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Massachusetts Puts the Brakes on Burning Construction Debris for Power Generation

Energy Secretary Bowles Announces Moratorium on Permits for Controversial Biomass Plants

December 11, 2009



Michaelann Bewsee, ARISE,  



Mary Booth, Massachusetts Environmental Energy Alliance



Springfield, MA – In a decision that is drawing praise from environmental scientists and citizen groups, the Massachusetts Department of Environmental Protection (DEP) will suspend review of all permit applications for facilities that were proposing to burn construction and demolition waste to produce electric power, pending completion of a study to assess the health and environmental effects of the practice. Two controversial projects that had planned use of biomass will be put on hold pending completion of the study. The 120 megawatt Somerset coal plant in Somerset, Massachusetts has proposed to replace coal with demolition waste as fuel, and the proposed Palmer Renewable Energy Plant in Springfield, MA, would burn about 700 tons of the demolition waste daily, along with 200 tons of forest wood, to generate 38 megawatts of electricity.  Last week, the DEP also announced it would require a health effects study to be conducted in the Springfield region where the proposed Palmer plant would be located.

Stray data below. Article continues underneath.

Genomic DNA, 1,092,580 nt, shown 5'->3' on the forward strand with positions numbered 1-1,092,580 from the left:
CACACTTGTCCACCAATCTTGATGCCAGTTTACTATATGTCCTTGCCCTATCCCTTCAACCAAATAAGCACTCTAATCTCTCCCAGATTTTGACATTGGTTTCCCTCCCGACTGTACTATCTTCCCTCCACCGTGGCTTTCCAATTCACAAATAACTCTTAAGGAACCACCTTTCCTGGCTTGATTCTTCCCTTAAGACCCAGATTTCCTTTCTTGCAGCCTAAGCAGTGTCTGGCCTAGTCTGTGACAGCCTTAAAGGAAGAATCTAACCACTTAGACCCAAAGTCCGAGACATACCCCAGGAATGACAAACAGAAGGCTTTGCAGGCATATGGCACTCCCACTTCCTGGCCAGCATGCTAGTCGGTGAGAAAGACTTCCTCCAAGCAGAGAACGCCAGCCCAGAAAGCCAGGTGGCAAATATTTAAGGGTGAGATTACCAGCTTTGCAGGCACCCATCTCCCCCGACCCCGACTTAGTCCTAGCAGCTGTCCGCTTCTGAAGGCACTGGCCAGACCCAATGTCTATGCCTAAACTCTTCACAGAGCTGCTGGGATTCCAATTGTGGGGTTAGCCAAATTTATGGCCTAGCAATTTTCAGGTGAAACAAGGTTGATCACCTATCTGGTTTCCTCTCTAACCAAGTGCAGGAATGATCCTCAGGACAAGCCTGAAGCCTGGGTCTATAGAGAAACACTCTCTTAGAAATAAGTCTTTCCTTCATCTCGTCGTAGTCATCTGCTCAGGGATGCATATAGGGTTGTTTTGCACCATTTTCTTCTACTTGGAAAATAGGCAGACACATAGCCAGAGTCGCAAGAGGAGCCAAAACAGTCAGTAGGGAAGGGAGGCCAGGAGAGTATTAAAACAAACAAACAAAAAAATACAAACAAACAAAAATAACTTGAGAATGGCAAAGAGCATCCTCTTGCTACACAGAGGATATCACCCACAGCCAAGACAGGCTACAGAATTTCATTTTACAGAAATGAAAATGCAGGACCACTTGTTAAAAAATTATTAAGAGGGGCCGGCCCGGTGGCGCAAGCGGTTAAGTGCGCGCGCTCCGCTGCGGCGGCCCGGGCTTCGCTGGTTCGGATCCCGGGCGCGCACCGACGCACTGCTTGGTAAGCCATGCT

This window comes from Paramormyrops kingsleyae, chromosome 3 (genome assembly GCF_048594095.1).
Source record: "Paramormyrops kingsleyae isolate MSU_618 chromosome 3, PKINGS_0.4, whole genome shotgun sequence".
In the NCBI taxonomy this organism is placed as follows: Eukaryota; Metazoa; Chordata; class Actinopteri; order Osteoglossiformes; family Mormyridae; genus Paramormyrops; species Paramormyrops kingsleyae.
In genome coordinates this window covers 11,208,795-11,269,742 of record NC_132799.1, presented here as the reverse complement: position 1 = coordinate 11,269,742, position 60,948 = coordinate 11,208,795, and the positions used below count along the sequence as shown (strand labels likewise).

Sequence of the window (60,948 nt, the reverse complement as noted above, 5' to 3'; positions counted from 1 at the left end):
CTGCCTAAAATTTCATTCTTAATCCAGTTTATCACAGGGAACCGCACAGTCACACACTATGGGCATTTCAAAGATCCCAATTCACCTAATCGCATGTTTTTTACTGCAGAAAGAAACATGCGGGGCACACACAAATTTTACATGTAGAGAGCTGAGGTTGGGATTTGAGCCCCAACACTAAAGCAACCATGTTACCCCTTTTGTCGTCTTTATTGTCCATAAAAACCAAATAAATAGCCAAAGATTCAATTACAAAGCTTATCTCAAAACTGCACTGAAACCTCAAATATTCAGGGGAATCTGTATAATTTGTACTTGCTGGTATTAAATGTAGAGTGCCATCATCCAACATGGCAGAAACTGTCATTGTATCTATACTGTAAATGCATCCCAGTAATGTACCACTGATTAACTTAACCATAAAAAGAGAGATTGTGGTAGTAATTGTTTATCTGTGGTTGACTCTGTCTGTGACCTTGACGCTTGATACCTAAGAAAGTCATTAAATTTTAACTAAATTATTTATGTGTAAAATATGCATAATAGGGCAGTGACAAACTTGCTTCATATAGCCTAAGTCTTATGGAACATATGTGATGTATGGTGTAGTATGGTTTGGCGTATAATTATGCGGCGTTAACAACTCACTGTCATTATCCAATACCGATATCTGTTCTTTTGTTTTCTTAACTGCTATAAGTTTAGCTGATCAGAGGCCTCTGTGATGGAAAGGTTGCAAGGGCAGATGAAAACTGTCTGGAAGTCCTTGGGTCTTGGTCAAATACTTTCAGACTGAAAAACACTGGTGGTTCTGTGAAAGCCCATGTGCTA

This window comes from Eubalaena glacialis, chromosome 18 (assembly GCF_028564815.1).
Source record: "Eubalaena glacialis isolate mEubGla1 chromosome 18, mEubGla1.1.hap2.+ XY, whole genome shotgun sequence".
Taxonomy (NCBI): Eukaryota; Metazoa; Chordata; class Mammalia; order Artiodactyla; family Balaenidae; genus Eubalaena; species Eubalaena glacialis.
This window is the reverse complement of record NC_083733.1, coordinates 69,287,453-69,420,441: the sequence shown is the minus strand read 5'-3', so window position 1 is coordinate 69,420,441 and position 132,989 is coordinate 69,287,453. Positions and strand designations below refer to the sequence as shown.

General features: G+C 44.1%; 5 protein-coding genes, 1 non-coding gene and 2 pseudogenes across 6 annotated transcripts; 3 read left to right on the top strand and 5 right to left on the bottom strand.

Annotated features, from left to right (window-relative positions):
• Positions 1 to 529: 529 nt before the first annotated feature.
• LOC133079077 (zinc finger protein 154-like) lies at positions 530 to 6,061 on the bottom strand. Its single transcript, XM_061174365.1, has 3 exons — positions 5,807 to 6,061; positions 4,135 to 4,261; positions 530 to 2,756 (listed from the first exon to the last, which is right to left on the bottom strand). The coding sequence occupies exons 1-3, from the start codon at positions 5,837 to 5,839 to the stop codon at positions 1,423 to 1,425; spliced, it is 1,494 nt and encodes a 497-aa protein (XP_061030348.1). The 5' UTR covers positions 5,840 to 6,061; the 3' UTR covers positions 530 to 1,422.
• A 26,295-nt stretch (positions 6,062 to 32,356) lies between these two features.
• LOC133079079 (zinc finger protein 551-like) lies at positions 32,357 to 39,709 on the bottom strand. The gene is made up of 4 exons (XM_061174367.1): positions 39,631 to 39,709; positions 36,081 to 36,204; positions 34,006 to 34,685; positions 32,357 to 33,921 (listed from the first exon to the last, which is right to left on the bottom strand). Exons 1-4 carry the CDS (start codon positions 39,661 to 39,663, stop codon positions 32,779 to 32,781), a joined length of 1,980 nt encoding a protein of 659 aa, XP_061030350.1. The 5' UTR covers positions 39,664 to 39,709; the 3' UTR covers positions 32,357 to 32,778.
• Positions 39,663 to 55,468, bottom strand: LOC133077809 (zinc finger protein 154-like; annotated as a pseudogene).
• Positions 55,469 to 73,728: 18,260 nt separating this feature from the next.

For months, community groups and scientific experts have expressed their concerns to Energy and Environmental Affairs Secretary, Ian Bowles, over the Somerset and Palmer facilities since the material to be burned includes pressure-treated and painted wood that contains arsenic, chromium, lead, and other contaminants. “We commend Secretary Bowles for taking bold action to ensure the risks associated with demolition debris burning are completely assessed,” said Mary Booth, an environmental scientist and founder of the Massachusetts Environmental Energy Alliance (MEEA). “As we move into a new era of renewable energy, it’s important to ensure that new energy sources don’t create more problems than they solve.  All of our research suggests that biomass is no better than fossil fuels either in terms of public health or greenhouse gas production.”


Michaelann Bewsee, director of Arise in Springfield, a local group that has been opposing construction of the Springfield plant, stated, “This is a huge step in the right direction. We hope Massachusetts residents will watch the progress of the environmental effects and health studies closely, and stay involved.”  


The medical community has also formally expressed concern about biomass as an alternative energy; this week the Massachusetts Medical Society passed a resolution opposing biomass burning for energy on the grounds that air pollution impacts from the plants presents an unacceptable risk to the public’s health.